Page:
UNLV basketball coach Kevin Kruger noticed something about freshman point guard Keshon Gilbert. Senior wing Bryce Hamilton notices it, too.
“He shows that he has confidence,” Hamilton said Thursday during the Mountain West’s annual media days. “He comes in, shows that he can play with the older guys. He does a very good job at it. He’s got a killer. He’s only going to learn and get better. Every day.”
Maybe a little cliche, but accurate in this case, because Gilbert is the only freshman on a roster flush with juniors and seniors and is earning respect with his competitive nature. The former Durango High standout is impressing first with his demeanor and second with his defense.
It’s who he is. What he does. How he’s going to play. Why he’s going to get on the floor this season.
“My offense always comes from my defense,” said Gilbert, voted the preseason Mountain West Freshman of the Year on Wednesday.
“If that’s how I’m going to get on the floor, that’s what I’m going to do. … Just be a dog. Work harder than my opponent.”
It’s the way Gilbert has always played — dating to his days a kid in Peoria, Illinois, and St. Louis. The ones that predate his tenure in Las Vegas, where he began fulfilling his potential to blossom as a three-star recruit. He moved to Las Vegas during his freshman year of 2017-18 and played three years at Durango before concluding his prep career with a state championship at St. Louis-Vashon.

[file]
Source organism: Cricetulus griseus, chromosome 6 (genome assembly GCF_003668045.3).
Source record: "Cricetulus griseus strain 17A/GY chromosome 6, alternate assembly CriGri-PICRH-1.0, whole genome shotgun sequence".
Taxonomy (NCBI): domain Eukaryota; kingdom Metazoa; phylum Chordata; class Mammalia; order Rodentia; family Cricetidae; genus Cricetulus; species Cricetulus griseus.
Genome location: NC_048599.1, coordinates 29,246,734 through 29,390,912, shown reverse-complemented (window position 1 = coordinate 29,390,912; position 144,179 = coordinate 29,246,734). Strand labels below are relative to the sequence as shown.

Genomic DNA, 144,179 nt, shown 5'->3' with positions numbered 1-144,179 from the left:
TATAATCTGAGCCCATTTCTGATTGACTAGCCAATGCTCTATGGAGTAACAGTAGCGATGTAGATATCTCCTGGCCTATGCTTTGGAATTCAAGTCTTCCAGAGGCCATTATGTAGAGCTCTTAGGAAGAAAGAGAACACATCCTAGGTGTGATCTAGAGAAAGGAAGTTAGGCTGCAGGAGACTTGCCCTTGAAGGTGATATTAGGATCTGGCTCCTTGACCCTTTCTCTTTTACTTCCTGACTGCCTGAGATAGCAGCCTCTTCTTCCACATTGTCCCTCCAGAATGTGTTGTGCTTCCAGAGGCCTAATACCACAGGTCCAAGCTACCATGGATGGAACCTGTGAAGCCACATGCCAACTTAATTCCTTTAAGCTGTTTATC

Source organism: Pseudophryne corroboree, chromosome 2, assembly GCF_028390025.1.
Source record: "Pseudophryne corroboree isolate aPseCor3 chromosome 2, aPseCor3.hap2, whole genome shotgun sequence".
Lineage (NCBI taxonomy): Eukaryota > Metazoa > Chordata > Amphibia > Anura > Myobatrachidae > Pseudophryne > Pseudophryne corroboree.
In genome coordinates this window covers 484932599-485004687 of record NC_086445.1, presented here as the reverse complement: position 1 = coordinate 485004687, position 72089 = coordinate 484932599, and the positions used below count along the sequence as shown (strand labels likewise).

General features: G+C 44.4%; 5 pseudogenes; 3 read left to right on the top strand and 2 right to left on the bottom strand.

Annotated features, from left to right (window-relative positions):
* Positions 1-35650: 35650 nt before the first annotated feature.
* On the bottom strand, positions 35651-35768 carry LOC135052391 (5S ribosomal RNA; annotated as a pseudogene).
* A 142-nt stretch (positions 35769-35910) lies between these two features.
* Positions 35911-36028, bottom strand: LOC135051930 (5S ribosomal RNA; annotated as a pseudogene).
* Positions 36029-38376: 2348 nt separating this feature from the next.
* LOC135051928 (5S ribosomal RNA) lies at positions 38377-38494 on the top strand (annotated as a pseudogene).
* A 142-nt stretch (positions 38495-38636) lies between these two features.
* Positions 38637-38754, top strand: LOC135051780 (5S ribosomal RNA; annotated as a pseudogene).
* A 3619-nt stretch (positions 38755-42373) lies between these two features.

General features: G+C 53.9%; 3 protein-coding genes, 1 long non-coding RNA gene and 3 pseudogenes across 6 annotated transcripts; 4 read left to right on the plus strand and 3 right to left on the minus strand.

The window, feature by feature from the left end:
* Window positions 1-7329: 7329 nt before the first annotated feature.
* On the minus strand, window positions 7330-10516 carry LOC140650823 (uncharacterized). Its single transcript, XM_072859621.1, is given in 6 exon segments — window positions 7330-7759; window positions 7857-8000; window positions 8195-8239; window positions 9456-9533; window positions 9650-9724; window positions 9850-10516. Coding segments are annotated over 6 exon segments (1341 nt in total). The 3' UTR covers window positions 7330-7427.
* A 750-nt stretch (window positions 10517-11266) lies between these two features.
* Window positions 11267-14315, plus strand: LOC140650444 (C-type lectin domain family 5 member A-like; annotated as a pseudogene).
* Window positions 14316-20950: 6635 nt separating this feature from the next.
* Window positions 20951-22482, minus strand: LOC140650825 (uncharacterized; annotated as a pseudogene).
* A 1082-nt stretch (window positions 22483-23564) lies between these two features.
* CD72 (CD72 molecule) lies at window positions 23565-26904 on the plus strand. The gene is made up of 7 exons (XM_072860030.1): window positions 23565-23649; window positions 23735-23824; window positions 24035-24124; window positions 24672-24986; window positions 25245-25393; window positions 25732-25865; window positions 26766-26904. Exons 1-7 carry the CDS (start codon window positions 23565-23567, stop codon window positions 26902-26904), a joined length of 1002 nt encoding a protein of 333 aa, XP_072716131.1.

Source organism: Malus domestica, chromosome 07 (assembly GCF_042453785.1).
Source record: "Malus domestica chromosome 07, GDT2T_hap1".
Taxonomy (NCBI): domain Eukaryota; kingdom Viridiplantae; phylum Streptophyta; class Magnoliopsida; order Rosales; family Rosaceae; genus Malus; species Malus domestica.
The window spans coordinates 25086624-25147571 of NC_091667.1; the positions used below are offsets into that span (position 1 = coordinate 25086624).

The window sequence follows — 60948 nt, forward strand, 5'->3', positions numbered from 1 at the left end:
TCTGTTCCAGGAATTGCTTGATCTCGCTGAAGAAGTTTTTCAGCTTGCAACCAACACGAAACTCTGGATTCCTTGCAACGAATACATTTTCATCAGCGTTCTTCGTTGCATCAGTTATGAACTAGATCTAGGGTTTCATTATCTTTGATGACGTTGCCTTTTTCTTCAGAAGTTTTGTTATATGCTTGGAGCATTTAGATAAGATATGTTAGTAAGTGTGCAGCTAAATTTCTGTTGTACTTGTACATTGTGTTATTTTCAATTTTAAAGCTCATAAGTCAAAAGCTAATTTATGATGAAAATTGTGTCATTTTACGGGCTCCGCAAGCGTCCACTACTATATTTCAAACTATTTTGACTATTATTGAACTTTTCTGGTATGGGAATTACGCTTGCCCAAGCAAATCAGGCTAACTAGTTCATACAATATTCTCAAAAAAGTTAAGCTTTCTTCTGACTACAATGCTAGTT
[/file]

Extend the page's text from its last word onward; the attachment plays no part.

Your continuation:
He committed to UNLV at the beginning of his junior season and honored his pledge amid former Rebels coach T.J. Otzelberger’s departure and Kruger’s promotion. The rest of the program’s freshman class fizzled, leaving Gilbert as the only teenager on the team.
With that in mind, he competes rather feverishly, and Kruger thinks the age gap serves as additional motivation.
“Being the youngest on the team … I think he almost uses that as a positive insecurity in trying to prove himself every day with the older group,” Kruger said. “That’s fueled him to have a chance and to be a good college player. Having that motivation has been great. I think he’ll be able to do big things this year. Because he just loves to play. … Sometimes you’ve got to tell him to calm down a little bit.”
Just not when he’s defending full court.
In practices, Gilbert is thriving as an on-ball defender and often hounds his fellow point guards all the way up the floor. He’s grown, too, standing now at 6 feet, 4 inches, and his size, length, quickness and activity give him the defensive versatility to check some wings.
As he said, his offense is often a byproduct of his defense — though he’s a deft ballhandler who can drive, finish and kick as he continues to refine his jumper. That said, Gilbert thinks it has improved enough for him to play off the ball in certain situations.
Upperclassmen Jordan McCabe and Marvin Coleman also run the point, and Gilbert has played off the ball in practice in lineups that feature multiple ballhandlers.
“He’s done everything he’s been asked,” Kruger said. “And from our approach, we notice that. He doesn’t have his own opinion about the way things should be done. If you try to help him and coach him, he’s welcome to it. He wants to get better at it.”